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Walking Your Dog: Three Steps to Stop Pulling on Leash

“Let’s go for a walk.”

Walking your dog should be relaxing and fun. 

However, it can also be stressful and frustrating if your dog is pulling on the leash!

Here’s how to fix the problem in 3 easy steps.

Step One

Engage your dog’s attention in a low distraction environment.  Remember that the kind of attention your dog gives to you is a mirror of the quality of the attention you give to him.

If you want a great response from your dog, you must first give him the kind of emotional enthusiasm that will keep him interested and curious.  If you only speak to him in an unfriendly way after he has lost interest, why would he want to pay attention to you?

How can you keep your dog interested?  Make it worth his effort to choose you and what you have to offer instead of something else.

To condition your dog to stay emotionally engaged with you, offer him things that build his trust and attachment to you.  

  • Use your voice to give positive markers for correct behavior.  Say “Yes!” or “Good!” when he is paying attention.
  • Use facial expression and eye contact. Smile a lot and show you are very pleased when he offers eye contact or a desirable behavior.
  • Use gentle, friendly touch instead of yanking on his collar.  Pet him on his neck, behind ears, shoulders, and back. Using praise and petting together is a powerful combination.
  • Use rewards that the dog values.  Give food treats that will reinforce correct responses.  Never use food as a bribe.  Surprise your dog with a favorite toy.  Some dogs love carrying a toy and some enjoy a quick game of tug with a rope toy.

Step Two

Take your dog out for a short walk without a lot of distractions.  Practice engaging his attention with the techniques from Step One.

When he becomes distracted by an environmental stimulation (squirrel, bird, smells, etc), simply stop walking. Give him a few seconds to make a choice about whether he will pay attention to you or to something else.  If he chooses you, praise, pet, smile and celebrate!  If he does not choose you after two or three seconds, get his attention with voice and touch and then ask him for a behavior that he knows well such as sit.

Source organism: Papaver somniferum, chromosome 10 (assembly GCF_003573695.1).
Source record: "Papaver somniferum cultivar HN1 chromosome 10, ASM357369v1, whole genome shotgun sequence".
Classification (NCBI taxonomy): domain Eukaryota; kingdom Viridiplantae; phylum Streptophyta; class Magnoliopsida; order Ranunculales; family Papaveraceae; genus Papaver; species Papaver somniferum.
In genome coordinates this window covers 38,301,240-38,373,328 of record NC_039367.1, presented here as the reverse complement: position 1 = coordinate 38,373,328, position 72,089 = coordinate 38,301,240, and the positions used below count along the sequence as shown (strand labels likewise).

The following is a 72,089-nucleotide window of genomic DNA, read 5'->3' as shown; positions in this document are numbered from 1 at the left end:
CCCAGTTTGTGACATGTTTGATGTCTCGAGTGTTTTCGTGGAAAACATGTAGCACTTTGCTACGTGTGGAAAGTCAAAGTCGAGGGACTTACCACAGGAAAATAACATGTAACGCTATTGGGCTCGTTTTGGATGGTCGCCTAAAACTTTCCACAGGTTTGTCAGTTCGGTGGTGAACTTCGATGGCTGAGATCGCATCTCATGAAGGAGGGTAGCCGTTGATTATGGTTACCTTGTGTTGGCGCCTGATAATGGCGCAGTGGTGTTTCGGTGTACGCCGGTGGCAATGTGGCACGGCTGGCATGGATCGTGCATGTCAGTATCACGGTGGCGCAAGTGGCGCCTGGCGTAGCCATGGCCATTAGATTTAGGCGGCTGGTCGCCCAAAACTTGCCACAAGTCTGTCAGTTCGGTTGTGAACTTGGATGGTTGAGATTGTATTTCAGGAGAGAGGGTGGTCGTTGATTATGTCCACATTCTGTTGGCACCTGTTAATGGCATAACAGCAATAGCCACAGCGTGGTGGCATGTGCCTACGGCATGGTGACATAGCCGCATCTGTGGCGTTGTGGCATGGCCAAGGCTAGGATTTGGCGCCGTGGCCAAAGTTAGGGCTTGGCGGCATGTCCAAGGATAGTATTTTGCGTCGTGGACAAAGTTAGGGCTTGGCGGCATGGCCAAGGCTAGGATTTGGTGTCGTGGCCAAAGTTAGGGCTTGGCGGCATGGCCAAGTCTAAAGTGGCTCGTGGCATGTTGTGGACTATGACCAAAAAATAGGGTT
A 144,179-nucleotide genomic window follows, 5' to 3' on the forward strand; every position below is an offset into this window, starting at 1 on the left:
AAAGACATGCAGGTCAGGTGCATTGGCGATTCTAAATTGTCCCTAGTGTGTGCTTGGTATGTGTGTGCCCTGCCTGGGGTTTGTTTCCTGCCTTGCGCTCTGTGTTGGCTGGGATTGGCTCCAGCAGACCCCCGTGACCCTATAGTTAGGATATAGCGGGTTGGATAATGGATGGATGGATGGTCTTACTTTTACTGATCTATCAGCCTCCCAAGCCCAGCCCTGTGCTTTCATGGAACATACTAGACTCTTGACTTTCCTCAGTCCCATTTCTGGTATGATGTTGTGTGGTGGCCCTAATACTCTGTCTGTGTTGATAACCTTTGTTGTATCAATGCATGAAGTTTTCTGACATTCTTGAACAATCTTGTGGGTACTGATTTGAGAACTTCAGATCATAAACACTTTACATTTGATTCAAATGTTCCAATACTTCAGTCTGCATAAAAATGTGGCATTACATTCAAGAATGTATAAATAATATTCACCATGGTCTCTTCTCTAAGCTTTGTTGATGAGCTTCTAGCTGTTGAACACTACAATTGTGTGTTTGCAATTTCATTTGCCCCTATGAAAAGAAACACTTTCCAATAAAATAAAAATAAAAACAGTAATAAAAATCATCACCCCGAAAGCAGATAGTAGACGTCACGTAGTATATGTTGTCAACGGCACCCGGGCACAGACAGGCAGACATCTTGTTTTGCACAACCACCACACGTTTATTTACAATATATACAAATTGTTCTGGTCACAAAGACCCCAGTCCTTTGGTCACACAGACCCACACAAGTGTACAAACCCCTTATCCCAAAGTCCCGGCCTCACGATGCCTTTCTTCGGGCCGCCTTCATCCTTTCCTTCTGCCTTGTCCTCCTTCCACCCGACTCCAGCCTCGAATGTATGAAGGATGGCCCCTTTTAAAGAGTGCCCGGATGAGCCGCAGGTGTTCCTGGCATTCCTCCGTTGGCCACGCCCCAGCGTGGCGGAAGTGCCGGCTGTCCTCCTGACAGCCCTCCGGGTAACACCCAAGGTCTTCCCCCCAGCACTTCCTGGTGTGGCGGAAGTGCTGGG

Asking for a reliable behavior such as sit is very important.  It sets the dog up for success and gives you an opportunity to reinforce a correct behavior.  

  • Reward the first repetition of sit with praise and petting.
  • Release the dog from sit and then ask for sit a second time.  
  • Now you can reward with a treat along with praise.
  • Do the same thing a third time and reward with praise and a treat.

Keep the walk short.  Remember it’s a training exercise so it’s best to end on a positive.

Step Three

Take frequent short walks using the techniques in Step Two.

Gradually increase the duration and distraction level of the walks.  Work on duration first, while you keep the distractions as low as possible.  

As the walks become longer, don’t hesitate to shorten a walk if it means you can end on a positive with lots of rewards.

When it’s time to add more difficult distractions (other dogs, bicycles, etc), keep the walks shorter.   Make sure that your dog doesn’t get overwhelmed.  

If your dog becomes very aroused by a distraction, end the walk and give him a chance to relax.

If your dog is too aroused to pay attention, he is letting you know he isn’t yet ready to advance to that level.

The benefit of having a step-by-step plan is that you always have the option to review a previous step. 

  • If you realize that you have moved ahead before your dog is ready, just go back to the place where your dog is comfortable and successful. 
  • Reinforce successes before moving on.
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